This rather odd article about suicide from The Conversation is another great example of how problems dictate solutions:
Means restriction may seem a simple way of preventing suicides. It includes measures such as erecting safety barriers on bridges, detoxifying domestic gas, and restricting access to firearms, poisons and drugs. It can be enacted through legislation, making it politically appealing.
However, society, culture, and context matter. Means restriction can be very effective, but it can also have quite different impacts across different locations and populations. Sometimes impacts may only be short term, rather than long-lasting. And what works to reduce suicides for one group or in one location may not work for another.
The problem here is being constructed as the fact that people are killing themselves. The solution, it follows, is how best to stop them — the authors are weighing up the different possibilities:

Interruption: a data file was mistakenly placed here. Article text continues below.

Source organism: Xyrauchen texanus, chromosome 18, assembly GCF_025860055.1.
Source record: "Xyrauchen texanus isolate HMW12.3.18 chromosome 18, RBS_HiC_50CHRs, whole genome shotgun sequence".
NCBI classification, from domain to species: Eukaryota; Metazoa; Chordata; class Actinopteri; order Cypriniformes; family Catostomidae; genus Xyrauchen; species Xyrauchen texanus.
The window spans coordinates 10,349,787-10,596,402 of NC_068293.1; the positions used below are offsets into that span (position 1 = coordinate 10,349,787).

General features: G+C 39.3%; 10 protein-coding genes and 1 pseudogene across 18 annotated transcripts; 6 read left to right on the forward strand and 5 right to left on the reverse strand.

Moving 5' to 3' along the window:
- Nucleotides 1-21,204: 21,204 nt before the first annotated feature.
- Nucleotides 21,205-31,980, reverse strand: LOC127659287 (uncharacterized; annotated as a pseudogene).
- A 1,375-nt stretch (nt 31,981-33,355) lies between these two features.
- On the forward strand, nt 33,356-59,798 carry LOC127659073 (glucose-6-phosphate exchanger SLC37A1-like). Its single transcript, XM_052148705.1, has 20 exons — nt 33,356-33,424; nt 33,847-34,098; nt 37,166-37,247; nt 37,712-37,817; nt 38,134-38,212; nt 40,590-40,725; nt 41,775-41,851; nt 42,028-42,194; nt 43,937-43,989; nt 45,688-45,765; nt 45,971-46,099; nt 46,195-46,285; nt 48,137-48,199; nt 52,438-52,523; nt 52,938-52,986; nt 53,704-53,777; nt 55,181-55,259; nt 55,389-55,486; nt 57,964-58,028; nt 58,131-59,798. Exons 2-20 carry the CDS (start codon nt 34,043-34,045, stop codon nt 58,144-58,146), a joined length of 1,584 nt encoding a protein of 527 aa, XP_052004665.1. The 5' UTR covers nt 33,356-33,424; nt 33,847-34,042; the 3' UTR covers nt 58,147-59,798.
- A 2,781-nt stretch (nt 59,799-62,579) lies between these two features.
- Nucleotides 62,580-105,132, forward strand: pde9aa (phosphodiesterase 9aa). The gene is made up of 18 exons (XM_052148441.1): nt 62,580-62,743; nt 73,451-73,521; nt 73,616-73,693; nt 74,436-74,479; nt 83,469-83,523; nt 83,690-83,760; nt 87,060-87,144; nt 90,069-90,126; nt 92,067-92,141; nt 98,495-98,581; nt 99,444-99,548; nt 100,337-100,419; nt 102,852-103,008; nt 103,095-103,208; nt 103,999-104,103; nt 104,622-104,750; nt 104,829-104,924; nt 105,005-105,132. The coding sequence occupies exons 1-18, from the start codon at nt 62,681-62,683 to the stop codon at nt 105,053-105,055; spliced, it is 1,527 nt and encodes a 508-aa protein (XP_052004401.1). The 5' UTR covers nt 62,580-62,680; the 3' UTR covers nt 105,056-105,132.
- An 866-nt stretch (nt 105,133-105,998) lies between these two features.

So if means restriction has the potential to reduce suicides using one method, will people just shift to another method?
One on hand, some suggest that if substitution happens, then restricting highly lethal methods may still reduce deaths. When substitution occurs, it may involve less lethal methods, increasing the chances of survival.
On the other hand, if a method with relatively low lethality is restricted, then it is possible that people who may have used that method will instead use a more lethal means, resulting in a lower likelihood of survival.
This sort of scientific ‘evidence-based’ cost-benefit analysis approach to social policy is quite fashionable at the moment. Personally I think it has more than a whiff of the absurd about it.
Suicide, for all that’s been written about it, especially since Emile Durkheim’s landmark study in 1897 (which also has a whiff of the absurd about it in my view), is still one of the least understood social phenomena in existence.
Locating the problem at its logical end point, when it becomes action, is not unlike the way the problem of gun violence is understood in America. People are being shot in schools, so we should put in armed guards and give the kids bulletproof vests.
Of course, you might think that this sort of thinking comes from taking the idea of social facts rather more seriously than it deserves. I couldn’t possibly comment on that.